Anthrax strikes bison on Turner’s Flying D Ranch
July 31, 2008
Twenty-five domestic bison on Ted Turner’s Flying D Ranch in Gallatin County have been killed by naturally occurring anthrax, according to animal health officials with the Montana Department of Livestock.
“Laboratory tests confirmed anthrax late this morning,” said Dr. Marty Zaluski, state veterinarian for the Montana Department of Livestock, on Wednesday, July 30. “The outbreak has been contained to a single, fully enclosed pasture, and we are aggressively addressing the situation with full cooperation of the landowner.”
Zaluski said the affected area has been quarantined and that disposal of the affected animals is underway.
“We’re fortunate that the landowner recognized the disease early and took the appropriate action,” Zaluski said. “And, even though anthrax rarely spreads from animal to animal, there was no fenceline or other contact with other livestock.”
Anthrax is caused by a naturally occurring bacteria, Bacillus anthracis. Spores of the bacteria can lie dormant in the soil for decades then become active under certain conditions, typically after climatic or ecologic changes such as heavy rains or flooding preceded by drought. Animals are exposed to the disease by grazing or consuming forage or water contaminated with the spores.
Clinical signs of the disease include labored breathing, rising body temperature, staggering, depression, unconsciousness and convulsions. Untreated animals may die within 24-48 hours of exposure, and one or more animals are typically found dead without any recognition of early clinical signs.
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A zoonotic disease, anthrax can be spread from animals to humans. Human infection is usually the result of occupational exposure involving direct contact with infected animals or animal products such as wool, hides and horns. Montana has not had a reported case of human anthrax reported since 1961.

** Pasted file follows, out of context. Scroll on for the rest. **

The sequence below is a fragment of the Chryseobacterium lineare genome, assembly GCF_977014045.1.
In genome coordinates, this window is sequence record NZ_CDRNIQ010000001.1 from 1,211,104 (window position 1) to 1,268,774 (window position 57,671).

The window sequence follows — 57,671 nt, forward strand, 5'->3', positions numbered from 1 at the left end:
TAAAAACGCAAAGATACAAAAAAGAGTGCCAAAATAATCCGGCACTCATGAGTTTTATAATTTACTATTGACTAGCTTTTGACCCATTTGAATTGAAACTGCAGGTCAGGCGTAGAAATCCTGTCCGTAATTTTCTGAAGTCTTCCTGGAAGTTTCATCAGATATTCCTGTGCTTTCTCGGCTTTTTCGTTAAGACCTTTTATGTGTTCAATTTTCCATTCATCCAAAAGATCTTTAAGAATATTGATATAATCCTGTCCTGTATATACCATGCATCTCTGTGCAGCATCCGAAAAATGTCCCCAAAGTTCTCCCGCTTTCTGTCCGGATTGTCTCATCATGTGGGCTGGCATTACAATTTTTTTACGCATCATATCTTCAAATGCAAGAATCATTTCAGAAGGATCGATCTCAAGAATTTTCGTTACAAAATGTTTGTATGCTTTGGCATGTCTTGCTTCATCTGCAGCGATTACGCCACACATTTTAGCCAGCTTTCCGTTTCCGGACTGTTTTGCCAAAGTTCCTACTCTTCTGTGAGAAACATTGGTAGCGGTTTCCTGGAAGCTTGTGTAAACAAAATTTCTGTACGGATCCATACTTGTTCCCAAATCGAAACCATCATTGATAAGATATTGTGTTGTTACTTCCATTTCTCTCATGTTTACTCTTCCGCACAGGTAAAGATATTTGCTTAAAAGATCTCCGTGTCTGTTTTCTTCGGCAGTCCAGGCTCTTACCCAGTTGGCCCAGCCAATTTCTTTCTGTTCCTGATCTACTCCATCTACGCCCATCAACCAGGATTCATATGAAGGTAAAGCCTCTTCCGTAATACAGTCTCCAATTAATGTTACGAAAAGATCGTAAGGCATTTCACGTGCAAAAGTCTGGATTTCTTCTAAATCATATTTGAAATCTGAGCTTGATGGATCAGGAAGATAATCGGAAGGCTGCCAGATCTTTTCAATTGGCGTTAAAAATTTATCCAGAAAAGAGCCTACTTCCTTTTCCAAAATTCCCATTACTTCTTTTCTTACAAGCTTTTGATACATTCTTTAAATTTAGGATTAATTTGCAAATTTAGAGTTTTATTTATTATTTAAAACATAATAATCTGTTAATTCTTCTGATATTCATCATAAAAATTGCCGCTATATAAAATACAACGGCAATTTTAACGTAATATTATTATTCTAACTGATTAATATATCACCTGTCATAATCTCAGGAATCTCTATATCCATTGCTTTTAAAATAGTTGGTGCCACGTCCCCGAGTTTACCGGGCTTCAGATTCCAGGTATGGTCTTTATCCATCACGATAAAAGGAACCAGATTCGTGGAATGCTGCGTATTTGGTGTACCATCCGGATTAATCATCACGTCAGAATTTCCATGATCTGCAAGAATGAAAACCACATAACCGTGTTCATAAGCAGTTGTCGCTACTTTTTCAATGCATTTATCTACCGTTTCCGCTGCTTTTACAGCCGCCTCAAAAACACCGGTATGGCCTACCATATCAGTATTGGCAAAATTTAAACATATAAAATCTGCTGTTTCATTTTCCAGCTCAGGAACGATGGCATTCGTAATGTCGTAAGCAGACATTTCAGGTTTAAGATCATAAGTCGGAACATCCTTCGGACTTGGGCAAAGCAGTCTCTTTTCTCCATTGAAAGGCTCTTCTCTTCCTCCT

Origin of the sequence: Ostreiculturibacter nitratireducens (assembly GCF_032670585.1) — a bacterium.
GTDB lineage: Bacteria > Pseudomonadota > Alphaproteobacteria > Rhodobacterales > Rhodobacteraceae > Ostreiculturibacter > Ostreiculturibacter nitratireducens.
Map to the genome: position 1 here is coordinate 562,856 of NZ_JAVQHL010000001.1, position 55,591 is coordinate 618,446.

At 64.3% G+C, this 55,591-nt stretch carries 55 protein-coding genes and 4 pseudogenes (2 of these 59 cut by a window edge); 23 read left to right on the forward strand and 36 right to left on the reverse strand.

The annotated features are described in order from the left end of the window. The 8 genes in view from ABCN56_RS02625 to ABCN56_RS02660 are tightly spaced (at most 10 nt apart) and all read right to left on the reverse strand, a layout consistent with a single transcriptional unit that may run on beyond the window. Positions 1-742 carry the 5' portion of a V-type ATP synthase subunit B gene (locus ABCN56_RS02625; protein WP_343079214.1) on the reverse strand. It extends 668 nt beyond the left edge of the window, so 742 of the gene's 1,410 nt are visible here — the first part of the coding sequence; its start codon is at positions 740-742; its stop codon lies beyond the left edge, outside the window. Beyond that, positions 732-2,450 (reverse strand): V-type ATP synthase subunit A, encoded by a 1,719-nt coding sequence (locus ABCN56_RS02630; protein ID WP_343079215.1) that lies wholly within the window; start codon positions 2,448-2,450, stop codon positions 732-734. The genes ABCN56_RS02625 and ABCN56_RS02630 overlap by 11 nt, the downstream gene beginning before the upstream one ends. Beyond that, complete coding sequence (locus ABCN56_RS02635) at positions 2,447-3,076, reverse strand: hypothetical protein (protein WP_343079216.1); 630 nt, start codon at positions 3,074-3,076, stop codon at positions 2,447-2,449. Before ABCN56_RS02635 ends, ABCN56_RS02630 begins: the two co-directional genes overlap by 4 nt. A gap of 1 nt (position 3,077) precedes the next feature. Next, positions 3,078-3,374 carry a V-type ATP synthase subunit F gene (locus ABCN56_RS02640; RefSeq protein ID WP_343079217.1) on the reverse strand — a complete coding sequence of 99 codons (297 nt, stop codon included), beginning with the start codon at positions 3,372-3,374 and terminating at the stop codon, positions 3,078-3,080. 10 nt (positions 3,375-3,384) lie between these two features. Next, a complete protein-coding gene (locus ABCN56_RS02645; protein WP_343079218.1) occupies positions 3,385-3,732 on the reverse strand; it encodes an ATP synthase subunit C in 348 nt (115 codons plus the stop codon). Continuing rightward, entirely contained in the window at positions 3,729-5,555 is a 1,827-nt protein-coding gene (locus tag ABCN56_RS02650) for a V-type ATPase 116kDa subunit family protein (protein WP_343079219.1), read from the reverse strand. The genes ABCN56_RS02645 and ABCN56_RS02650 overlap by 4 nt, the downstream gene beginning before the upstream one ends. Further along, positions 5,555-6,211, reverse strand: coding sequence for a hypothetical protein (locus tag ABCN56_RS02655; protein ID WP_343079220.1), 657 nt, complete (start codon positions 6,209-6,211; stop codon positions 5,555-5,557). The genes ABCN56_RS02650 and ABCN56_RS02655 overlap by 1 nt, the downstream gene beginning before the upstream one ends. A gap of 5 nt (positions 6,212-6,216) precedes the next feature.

Because of its dependence on environmental factors, outbreaks can occur in more than one location of a general area. Vaccines are effective as a preventative, and long-term antibiotics can be used in areas where the disease is confirmed or suspected.
“Anthrax can pop up any place at any time, but this outbreak was in a remote, well contained area,” he said. “Vaccination for livestock in the area is always an option, but we’re not recommending it at this time.”
B. anthracis is fragile and easily inactivated by common disinfectants or exposure to moderate temperatures, and as such, poses virtually no risk to the food chain.
Additional information on anthrax can be found on the department’s web site at http://liv.mt.gov/liv/ah/diseases/anthrax/general.asp.